The whole life of Christ was a cross and a martyrdom, and dost thou seek rest and joy? If thou carry the cross unwillingly, thou makest it a burden to thee. If thou fling away one cross, without doubt thou shalt find another, perhaps a heavier. . . . (Thomas de Kempis - Imitation of Christ)
“This is the remedy to fix my gaze on You, Incarnate Word, hanging on the Cross. As soon as You see a humble soul looking at You in this way, you are quickly moved to look at it, and the effect of Your divine glance is like that of a ray of sunshine on the earth; it warms it and prepares it to bring forth fruit. This is the way You act, O Divine Word, who by the light of Your glance, drain my soul of all its pride, and consume it in Your fire. No one acquires humility if he does not fix his gaze on You, O Word, on the Cross.”
—St. Mary Magdalen dei Pazzi
O Divine Truth, You give so much strength to the soul which clothes itself with You, that it never falters under the weight of adversity beneath the burden of troubles and temptations, but in every struggle it gains a great victory. I am wretched because I have not followed You, O Eternal Truth; hence I am so weak that in every least tribulation I fall.
—St Catherine of Siena
Faith always takes us on a journey beyond the obvious and tangible. This was often lacking in those who experienced Jesus and His teachings. When He spoke of offering His Body and Blood, they exclaimed: “How can this man give us flesh to eat?” They totally missed the spiritual dimension of His words and message. He was pointing them to a higher realm of understanding, while they chose to remain on an earthly level leading only to darkness and death.
Faith does not come easy. While we see and know people for whom faith seems like second nature, for many of us it is a gift that reveals itself only with the utmost diligence and care. It usually begins to appear in times of transition, distress and/or sickness, for it is in moments like these that the Lord is able to get our attention long enough, so that we can hear His voice above the noise and confusion of our daily lives. Whenever trouble breaks into the serenity of our daily existence, we can be sure the Divine potter is at work trying to mold us into something beautiful.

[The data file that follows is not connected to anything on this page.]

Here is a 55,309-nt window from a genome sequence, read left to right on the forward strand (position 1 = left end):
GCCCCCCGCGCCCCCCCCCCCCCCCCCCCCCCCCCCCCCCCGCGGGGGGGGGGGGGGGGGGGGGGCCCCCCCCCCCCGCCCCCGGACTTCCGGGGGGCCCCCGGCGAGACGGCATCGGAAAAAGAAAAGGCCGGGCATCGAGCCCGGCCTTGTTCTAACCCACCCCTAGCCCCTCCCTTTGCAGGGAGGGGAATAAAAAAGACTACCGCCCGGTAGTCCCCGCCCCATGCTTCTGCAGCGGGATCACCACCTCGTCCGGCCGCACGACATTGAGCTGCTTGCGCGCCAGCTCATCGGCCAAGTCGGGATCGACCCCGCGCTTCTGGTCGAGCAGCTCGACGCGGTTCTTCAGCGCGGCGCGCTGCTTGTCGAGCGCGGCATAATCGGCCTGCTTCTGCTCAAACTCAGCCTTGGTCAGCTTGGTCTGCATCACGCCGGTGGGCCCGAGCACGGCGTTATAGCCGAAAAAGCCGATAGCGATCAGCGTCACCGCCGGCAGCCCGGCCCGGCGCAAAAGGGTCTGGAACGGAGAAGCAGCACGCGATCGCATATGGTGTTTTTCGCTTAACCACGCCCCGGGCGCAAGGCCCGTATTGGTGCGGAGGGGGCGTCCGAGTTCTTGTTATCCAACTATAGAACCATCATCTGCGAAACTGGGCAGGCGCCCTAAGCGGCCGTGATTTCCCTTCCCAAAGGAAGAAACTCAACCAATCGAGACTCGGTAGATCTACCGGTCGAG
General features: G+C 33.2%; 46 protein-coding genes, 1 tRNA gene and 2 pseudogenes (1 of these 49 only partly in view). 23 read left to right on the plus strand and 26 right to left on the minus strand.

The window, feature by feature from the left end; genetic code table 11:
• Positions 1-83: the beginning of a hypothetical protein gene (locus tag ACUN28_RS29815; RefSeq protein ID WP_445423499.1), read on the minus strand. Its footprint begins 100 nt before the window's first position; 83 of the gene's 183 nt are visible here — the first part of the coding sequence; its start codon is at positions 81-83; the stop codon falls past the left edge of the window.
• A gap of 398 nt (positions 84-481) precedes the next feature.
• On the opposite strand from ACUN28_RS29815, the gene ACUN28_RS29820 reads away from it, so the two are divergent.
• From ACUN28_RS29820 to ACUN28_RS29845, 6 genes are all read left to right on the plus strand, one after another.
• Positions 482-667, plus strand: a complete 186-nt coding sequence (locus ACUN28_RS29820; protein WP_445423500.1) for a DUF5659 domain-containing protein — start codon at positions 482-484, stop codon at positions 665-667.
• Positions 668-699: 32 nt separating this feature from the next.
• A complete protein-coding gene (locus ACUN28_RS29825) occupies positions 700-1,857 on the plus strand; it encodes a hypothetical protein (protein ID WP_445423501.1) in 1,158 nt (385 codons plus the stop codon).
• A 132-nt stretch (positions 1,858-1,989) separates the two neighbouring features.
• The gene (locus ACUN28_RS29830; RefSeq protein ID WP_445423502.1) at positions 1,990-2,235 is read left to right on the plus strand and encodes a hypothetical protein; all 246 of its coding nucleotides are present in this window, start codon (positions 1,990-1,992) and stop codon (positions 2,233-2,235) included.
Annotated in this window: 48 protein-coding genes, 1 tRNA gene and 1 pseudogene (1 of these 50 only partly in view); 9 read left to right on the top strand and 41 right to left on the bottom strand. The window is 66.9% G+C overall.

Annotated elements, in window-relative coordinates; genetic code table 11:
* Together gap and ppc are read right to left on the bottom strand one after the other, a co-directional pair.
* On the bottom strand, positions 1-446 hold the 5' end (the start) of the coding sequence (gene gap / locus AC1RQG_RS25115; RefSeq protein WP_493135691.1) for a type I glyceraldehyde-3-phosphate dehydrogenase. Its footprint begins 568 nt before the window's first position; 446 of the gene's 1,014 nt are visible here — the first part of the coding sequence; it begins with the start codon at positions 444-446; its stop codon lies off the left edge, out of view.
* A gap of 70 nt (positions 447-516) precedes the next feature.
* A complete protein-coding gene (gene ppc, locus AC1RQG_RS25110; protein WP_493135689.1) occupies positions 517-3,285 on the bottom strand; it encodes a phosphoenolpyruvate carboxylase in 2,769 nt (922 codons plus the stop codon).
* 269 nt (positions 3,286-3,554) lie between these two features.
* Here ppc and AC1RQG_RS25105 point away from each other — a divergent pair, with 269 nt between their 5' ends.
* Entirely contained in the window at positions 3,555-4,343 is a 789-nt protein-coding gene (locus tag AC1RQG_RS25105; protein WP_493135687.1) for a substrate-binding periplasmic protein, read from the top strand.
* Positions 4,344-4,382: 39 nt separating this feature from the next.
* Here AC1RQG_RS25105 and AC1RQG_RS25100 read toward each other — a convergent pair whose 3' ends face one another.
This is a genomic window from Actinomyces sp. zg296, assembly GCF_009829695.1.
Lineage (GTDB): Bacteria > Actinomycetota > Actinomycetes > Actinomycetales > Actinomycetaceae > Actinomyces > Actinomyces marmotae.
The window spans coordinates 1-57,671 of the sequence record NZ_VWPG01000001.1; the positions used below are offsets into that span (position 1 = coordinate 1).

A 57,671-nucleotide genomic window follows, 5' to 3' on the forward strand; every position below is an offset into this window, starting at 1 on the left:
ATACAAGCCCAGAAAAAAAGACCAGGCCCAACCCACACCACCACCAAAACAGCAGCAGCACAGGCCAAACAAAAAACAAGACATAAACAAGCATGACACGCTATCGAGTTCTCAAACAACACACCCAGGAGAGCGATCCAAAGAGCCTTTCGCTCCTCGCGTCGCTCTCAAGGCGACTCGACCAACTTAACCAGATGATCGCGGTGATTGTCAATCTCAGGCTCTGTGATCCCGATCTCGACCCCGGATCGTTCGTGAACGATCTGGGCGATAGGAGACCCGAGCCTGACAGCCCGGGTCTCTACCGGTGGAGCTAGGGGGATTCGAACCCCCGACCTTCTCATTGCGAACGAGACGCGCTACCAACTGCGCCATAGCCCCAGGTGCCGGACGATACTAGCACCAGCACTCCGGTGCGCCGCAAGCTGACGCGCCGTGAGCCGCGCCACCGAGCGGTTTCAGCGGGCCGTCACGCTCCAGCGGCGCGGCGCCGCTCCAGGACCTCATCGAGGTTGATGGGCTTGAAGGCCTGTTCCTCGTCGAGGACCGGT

—Fr. Dominic P. Irace
Prayer to be Freed of the Seven Deadly Sins
O meek Savior and Prince of Peace, implant in me the virtues of gentleness and patience. Let me curb the fury of anger and restrain all resentment and impatience so as to overcome evil with good, attain your peace, and rejoice in your love.
O Model of humility, divest me of all pride and arrogance. Let me acknowledge my weakness and sinfulness, so that I may bear mockery and contempt for your sake and esteem myself as lowly in your sight.
O Teacher of abstinence, help me to serve you rather than our appetites. Keep me from gluttony—the inordinate love of food and drink and let me hunger and thirst for your justice.
O Lover of purity, remove all lust from my heart, so that I may serve you with a pure mind and a chaste body.
O Father of the poor, help me to avoid all covetousness for earthly goods and give me a love for heavenly things. Inspire me to give to the needy, just as you gave your life that I might inherit eternal treasures.
O Exemplar of love, keep me from all envy and ill-will. Let the grace of your love dwell in me that I may rejoice in the happiness of others and bewail their adversities.
O zealous Lover of souls, keep me from all sloth of mind or body. Inspire me with zeal for your glory, so that I may do all things for you and in you.
On Easter Sunday, the Church is recollected in contemplation of the risen Christ. Thus she relives the primordial experience that lies at the basis of her existence. She feels imbued with the same wonder as Mary Magdalen and the other women who went to Christ’s tomb on Easter morning and found it empty. That tomb became the womb of life. Whoever had condemned Jesus, deceived himself that he had buried his cause under an ice-cold tombstone. The disciples themselves gave into the feeling of irreparable failure. We understand their surprise, then, and even their distrust in the news of the empty tomb. But the Risen One did not delay in making himself seen and they yielded to reality. They saw and believed! Two thousand years later, we still sense the unspeakable emotion that overcame them when they heard the Master’s greeting: “Peace be with you.”...
... Christ’s Resurrection is the strength, the secret of Christianity. It is not a question of mythology or of mere symbolism, but of a concrete event. It is confirmed by sure and convincing proofs. The acceptance of this truth, although the fruit of the Holy Spirit’s grace, rests at the same time on a solid historical base. On the threshold of the third millennium, the new effort of evangelization can begin only from a renewed experience of this Mystery, accepted in faith and witnessed to in life....
—Pope John Paul II
Protecting God's Children - Making the Church a safe environment for all, particularly children and at-risk adults, is a major priority of the administration and staff of Saint Robert Bellarmine Parish Family. Please take a look at the posters and "Safe Environment & Standards of Conduct Policy" that are posted on the bulletin board in the Parish Center. If you have any questions or would like to learn more about how to make our church, homes and community safer, please contact our Safe Environment Coordinator, Lisa Clarke at 732-462-7429, ext. 122 or firstname.lastname@example.org.
To report the sexual abuse of minors call the diocesan hotline 1-888-296-2965 or email email@example.com. Please note: The Diocese of Trenton reports any allegations of sexual abuse to the appropriate law enforcement agencies. Anyone with an allegation is also encouraged to provide that information to local law enforcement authorities.
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